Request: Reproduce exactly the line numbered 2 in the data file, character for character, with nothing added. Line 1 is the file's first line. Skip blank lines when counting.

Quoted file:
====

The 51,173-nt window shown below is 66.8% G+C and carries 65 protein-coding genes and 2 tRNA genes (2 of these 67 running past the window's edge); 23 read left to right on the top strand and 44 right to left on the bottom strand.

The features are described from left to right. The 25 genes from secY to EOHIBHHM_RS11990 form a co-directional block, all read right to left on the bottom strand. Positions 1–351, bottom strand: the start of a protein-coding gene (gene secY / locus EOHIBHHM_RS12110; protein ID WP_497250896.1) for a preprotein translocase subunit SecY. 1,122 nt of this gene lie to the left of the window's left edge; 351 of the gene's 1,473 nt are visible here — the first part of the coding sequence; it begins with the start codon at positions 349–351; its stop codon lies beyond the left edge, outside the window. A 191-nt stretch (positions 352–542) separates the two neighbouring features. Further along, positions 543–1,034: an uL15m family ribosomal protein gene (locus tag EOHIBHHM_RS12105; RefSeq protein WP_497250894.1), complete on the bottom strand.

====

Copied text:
The features are described from left to right. The 25 genes from secY to EOHIBHHM_RS11990 form a co-directional block, all read right to left on the bottom strand. Positions 1–351, bottom strand: the start of a protein-coding gene (gene secY / locus EOHIBHHM_RS12110; protein ID WP_497250896.1) for a preprotein translocase subunit SecY. 1,122 nt of this gene lie to the left of the window's left edge; 351 of the gene's 1,473 nt are visible here — the first part of the coding sequence; it begins with the start codon at positions 349–351; its stop codon lies beyond the left edge, outside the window. A 191-nt stretch (positions 352–542) separates the two neighbouring features. Further along, positions 543–1,034: an uL15m family ribosomal protein gene (locus tag EOHIBHHM_RS12105; RefSeq protein WP_497250894.1), complete on the bottom strand.